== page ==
Britain, longtime partner in an Atlantic-spanning “special relationship” with the US, threw its ally and the world for a loop in March by announcing it would apply to join the new Beijing-backed Asian Infrastructure Investment Bank (AIIB). The move opened the floodgates, and by the time the deadline for submissions arrived a total 56 prospective members had thrown their lot in with China’s new international financial institution, much to America’s chagrin.
But if Washington wants to pin the blame anywhere for what is now widely viewed as an unmitigated diplomatic implosion, it might want to think back to November, when the head of the International Monetary Fund (IMF) offered to do an exotic dance for the US Congress if it would just pass a much-needed and long-overdue set of reforms.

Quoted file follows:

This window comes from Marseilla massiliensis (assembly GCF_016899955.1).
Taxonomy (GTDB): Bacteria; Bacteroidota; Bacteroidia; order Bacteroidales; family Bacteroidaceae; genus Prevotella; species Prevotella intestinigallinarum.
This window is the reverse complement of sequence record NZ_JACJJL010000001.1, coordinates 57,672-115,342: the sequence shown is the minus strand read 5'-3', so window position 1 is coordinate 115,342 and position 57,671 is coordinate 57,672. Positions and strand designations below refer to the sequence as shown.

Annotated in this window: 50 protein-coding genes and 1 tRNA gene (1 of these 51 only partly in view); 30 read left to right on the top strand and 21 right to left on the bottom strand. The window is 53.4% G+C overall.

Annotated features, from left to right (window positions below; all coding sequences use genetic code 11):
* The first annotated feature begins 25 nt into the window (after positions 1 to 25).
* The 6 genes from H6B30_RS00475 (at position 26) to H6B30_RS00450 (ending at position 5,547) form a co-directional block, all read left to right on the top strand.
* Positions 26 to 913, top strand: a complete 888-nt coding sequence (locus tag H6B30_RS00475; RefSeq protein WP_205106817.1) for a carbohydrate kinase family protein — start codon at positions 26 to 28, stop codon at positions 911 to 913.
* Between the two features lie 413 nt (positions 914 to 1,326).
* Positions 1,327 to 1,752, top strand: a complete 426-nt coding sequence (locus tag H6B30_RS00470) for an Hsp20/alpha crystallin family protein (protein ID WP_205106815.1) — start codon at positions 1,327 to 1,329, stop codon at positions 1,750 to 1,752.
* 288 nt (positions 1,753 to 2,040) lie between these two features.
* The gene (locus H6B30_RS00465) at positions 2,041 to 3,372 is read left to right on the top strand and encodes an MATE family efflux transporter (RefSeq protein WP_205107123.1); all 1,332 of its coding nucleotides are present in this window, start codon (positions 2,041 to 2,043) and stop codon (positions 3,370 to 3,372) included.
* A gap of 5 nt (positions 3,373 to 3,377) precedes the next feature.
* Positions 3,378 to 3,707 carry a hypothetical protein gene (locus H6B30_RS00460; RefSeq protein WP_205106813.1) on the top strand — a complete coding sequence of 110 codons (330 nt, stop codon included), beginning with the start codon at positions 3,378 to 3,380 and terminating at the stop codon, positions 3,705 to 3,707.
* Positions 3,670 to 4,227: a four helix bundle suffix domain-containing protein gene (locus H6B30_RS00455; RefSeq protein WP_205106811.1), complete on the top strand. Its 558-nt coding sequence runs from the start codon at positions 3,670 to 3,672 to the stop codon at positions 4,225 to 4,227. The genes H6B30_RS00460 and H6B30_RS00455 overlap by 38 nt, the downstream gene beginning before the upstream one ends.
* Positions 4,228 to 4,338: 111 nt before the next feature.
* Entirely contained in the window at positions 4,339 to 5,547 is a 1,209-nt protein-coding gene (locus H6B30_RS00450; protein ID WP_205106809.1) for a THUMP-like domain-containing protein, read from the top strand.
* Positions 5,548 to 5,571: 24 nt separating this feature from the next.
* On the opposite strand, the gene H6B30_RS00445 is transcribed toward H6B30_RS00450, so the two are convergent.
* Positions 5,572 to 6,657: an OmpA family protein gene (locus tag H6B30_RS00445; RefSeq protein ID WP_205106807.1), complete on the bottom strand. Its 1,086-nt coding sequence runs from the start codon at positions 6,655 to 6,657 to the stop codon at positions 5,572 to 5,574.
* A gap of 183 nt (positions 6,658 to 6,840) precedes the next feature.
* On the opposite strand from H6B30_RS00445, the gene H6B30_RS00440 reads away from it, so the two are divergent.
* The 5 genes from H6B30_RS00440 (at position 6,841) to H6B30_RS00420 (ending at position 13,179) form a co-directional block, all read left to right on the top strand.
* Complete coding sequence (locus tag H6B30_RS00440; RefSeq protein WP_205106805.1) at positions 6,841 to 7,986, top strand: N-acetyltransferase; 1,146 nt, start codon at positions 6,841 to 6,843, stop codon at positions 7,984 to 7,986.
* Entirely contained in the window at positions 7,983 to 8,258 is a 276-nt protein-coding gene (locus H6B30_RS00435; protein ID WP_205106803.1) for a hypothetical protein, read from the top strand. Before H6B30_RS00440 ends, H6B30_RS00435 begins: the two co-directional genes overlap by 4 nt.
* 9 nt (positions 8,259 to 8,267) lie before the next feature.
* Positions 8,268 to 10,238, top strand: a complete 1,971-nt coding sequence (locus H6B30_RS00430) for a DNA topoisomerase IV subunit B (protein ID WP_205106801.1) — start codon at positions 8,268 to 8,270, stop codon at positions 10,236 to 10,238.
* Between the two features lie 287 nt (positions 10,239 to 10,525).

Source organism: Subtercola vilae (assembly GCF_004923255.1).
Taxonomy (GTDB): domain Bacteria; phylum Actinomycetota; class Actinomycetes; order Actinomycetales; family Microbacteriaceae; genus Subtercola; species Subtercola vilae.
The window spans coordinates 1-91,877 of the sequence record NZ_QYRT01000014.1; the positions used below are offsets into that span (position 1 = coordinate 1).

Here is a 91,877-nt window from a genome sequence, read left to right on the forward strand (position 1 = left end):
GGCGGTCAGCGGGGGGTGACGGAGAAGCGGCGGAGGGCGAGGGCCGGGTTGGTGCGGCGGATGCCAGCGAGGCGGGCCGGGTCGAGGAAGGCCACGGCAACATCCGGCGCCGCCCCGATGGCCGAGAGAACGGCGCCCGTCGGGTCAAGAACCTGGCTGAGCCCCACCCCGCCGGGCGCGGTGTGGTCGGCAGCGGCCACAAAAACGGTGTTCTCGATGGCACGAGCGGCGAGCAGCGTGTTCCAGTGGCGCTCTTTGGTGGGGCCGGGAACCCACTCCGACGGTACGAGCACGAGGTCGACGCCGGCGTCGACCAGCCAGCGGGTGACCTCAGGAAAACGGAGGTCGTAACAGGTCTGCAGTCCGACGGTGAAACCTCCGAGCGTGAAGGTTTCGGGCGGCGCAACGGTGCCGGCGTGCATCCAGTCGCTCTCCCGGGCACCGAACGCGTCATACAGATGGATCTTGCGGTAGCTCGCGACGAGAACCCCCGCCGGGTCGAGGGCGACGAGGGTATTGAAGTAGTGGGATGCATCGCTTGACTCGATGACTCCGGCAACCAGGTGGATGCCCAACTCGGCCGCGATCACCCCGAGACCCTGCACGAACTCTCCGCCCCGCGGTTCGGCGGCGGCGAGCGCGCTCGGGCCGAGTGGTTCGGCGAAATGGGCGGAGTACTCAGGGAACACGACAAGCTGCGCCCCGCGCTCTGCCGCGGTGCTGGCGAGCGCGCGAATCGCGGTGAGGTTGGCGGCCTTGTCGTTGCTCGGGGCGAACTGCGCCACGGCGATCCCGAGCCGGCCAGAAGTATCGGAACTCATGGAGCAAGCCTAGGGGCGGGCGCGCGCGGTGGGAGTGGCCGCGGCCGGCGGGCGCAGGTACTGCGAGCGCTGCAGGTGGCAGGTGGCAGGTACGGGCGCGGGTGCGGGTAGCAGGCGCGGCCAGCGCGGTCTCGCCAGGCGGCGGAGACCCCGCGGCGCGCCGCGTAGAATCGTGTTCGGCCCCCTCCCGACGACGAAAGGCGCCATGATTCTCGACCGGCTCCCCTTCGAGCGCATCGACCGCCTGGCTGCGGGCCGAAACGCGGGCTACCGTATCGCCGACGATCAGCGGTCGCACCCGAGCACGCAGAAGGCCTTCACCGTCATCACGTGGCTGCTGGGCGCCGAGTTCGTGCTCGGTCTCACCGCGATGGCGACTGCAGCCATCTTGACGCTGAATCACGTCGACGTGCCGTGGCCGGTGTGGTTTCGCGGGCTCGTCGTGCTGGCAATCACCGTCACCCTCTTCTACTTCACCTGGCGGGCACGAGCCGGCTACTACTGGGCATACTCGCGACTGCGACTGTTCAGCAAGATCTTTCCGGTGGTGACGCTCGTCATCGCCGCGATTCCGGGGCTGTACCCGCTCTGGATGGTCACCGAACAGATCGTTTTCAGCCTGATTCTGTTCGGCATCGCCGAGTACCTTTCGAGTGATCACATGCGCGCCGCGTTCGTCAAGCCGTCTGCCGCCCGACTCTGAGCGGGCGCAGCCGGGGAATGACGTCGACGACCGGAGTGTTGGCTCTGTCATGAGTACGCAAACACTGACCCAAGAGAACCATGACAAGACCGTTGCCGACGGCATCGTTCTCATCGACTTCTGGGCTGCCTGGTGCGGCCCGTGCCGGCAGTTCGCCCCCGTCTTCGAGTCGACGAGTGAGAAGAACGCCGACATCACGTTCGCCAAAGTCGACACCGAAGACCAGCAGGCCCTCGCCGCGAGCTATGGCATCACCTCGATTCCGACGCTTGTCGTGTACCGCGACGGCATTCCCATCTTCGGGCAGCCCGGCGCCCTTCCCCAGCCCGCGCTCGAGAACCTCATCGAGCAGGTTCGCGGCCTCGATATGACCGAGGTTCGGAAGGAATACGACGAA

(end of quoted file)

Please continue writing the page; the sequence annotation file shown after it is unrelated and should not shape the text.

“I will do belly-dancing if that’s what it takes to get the US to ratify,” IMF Chief Christine Lagarde told the AFP shortly after Republicans finished cleaning up in the latest round of legislative elections. That conservative victory had further dimmed hopes of pushing through measures doubling the IMF’s financial resources and increasing the voting power of emerging economies like China, which has long felt it is underrepresented at said US-backed institution and at the Japan-led Asia Development Bank.
Thus was American ignominy sown at home, and while it is far from clear exactly what kind of impact the AIIB will ultimately have, a subscribed capitalization of US$50 billion – with a view to doubling that figure – has made it too big to ignore. Making its debut on a regional stage occupied by (presumably) more cautious, bureaucratic organizations like the Washington-backed World Bank and the Tokyo-controlled ADB, Beijing’s new financial champion offers China the chance to prove its foreign policy mettle afresh by advancing both regional and national interests through a multilateral institution of its own making. Yet a guarded approach will be needed in analyzing the impact the AIIB has on developing countries’ growth—as is already true of more august institutions.